Blake seeks to provide the Golden String which can lead us through the labyrinth of our experience or his own poetry.

Friday, June 22, 2012

BLAKE'S HORSE

 Center for British Art
Yale University
The Horse
c 1805
An image which Blake created for Hayley's Ballads was later reused for a small (4 3/16 x 2 1/2 inches) tempera painting on a copper engraving plate. The picture is now in the Mellon Collection of the Yale Center for British Art. 

In
The Human Form Divine, Patrick Noon comments:

"Another tempera that Mr. Mellon acquired at this time [1961],
The Horse, is decidedly not an easel painting and probably was not intended for Butts but is indisputably the gem of the painting collection. Identical in size to the small engraved illustration for Hayley's Ballads (1805) that it reproduces, it might be one of the 'little high finished Pictures the size the engravings are to be' mentioned by Blake in a letter to Hayley of March 1805. If so, it is the only surviving example, but the many similarities between The Horse and the intricately rendered and richly textured large color prints of 1805, irrespective of their different media, certainly justify this supposition." Page 9


Letters,  22 March 1805, (E 763)
"The Subjects I cannot do better than those
already chosen, as they are the most eminent among Animals Viz
The Lion. The Eagle.  The Horse.  The Dog.  Of the Dog Species
the Two Ballads are so preeminent & my Designs for them please me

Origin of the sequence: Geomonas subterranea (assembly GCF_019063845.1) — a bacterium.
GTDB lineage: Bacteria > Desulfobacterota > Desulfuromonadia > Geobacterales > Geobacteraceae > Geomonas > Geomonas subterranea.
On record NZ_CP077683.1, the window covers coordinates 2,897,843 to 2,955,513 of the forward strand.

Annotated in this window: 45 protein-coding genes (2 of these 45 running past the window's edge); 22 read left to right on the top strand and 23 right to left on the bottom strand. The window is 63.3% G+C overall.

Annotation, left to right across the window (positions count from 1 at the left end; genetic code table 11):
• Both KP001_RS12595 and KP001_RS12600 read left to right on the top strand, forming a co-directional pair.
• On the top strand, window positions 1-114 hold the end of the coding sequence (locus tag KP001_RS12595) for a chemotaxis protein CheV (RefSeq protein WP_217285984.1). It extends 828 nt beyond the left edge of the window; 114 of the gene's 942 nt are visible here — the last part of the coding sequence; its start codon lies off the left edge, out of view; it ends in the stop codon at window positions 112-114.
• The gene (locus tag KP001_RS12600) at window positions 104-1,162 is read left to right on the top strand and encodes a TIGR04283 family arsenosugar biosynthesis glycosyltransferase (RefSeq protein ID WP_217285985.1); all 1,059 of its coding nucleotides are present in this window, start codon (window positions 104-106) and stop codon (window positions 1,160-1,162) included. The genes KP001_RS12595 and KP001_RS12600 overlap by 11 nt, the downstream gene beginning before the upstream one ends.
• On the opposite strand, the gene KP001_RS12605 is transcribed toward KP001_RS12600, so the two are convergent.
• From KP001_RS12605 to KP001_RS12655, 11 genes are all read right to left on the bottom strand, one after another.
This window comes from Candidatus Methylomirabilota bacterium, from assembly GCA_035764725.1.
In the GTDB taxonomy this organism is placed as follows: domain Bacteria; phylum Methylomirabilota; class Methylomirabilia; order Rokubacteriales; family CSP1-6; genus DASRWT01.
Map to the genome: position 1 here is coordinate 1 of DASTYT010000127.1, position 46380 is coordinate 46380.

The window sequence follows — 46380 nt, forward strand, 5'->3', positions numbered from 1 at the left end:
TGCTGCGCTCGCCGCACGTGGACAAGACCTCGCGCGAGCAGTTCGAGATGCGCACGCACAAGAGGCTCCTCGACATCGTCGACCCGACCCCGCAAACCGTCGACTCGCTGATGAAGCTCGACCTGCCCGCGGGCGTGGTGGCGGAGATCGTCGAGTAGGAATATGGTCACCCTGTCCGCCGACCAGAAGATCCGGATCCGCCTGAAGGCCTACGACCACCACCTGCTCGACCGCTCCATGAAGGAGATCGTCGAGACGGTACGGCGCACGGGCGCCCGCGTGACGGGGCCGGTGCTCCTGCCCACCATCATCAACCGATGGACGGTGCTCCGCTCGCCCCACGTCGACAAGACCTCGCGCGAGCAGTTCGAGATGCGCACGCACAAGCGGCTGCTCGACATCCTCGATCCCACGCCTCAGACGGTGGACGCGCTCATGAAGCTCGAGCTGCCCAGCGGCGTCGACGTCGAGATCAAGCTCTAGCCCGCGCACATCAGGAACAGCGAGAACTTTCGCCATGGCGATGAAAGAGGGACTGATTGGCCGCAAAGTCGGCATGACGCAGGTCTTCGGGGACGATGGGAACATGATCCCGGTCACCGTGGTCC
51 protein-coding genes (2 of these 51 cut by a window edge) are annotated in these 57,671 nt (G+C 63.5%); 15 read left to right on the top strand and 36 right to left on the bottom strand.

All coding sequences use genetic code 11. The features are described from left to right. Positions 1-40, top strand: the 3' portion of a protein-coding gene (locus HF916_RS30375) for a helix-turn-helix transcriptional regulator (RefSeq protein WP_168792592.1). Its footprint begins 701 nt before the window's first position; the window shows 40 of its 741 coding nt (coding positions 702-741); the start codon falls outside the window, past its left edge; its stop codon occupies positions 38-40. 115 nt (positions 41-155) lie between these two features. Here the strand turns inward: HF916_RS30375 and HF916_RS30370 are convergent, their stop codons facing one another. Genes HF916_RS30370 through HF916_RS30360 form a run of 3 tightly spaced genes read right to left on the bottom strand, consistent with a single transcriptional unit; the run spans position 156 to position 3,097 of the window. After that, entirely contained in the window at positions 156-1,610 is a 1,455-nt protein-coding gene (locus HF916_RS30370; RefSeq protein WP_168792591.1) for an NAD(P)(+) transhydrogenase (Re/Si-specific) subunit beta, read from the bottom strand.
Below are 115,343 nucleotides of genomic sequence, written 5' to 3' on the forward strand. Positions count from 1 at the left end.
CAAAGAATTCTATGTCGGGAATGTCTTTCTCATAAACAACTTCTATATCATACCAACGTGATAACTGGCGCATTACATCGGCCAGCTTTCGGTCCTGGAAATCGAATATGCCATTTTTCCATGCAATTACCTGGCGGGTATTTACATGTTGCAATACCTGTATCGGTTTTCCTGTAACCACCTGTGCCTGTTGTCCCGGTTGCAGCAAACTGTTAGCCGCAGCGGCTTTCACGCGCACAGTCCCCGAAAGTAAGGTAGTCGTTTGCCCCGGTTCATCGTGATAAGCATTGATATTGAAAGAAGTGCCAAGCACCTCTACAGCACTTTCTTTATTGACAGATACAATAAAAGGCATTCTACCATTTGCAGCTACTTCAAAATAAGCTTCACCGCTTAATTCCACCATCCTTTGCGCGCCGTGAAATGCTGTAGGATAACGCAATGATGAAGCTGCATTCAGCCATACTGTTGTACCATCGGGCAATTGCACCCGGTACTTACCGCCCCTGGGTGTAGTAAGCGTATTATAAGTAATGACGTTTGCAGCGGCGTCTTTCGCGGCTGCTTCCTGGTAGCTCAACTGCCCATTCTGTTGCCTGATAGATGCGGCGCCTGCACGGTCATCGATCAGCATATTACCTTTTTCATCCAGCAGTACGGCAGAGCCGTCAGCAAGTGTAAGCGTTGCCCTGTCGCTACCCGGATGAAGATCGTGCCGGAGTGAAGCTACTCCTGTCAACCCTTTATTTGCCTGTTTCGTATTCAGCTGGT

so well that I have chosen that Design in our Last Number of the
Dog & Crocodile. & that of the Dog defending his  Master
from the Vultures of these five I am
making little high finishd Pictures the Size the Engravings are
to be."
 
Blake incorporates in his design images which make it less an illustration for Hayley's ballad than a group of symbols for us to consider. The horse dominates in its size, its position and its energy. The woman as a static figure counters the intensity of the horse with her own gaze. The female child balances the energy of the horse with her own energy. The setting includes trees, a hillside and water in the foreground. The horse may represent the passion of Blake's own creative or sexual impulse; the woman may represent the control required to fashion his emotion and imagination into his works of poetry and painting; the child may represent his artistic creations still in need of protection as they are released to the outer world. 

Thel, Plate 3, (E 4)
"O virgin know'st thou not. our steeds drink of the golden springs
Where Luvah doth renew his horses"

Marriage of Heaven & Hell, Plate 25, (E 45)  
"19. Where the son of fire in his eastern cloud, while the
morning plumes her golden breast,
20. Spurning the clouds written with curses, stamps the stony
law to dust, loosing the eternal horses from the dens of night,
crying

  Empire is no more! and now the lion & wolf shall cease."

Visions of Daughters of Albion, Plate 14,(E 66)
"Sotha & Thiralatha, secret dwellers of dreamful caves,
Arise and please the horrent fiend with your melodious songs.
Still all your thunders golden hoofd, & bind your horses black.
Orc! smile upon my children!
Smile son of my afflictions.                                     
Arise O Orc and give our mountains joy of thy red light."

Milton, Plate 12 [13], (E 105)
"The Horses of Palamabron call'd for rest and pleasant death:
I [Leutha] sprang out of the breast of Satan, over the Harrow beaming     
In all my beauty! that I might unloose the flaming steeds
As Elynittria use'd to do; but too well those living creatures
Knew that I was not Elynittria, and they brake the traces
But me, the servants of the Harrow saw not: but as a bow
Of varying colours on the hills; terribly rag'd the horses."   

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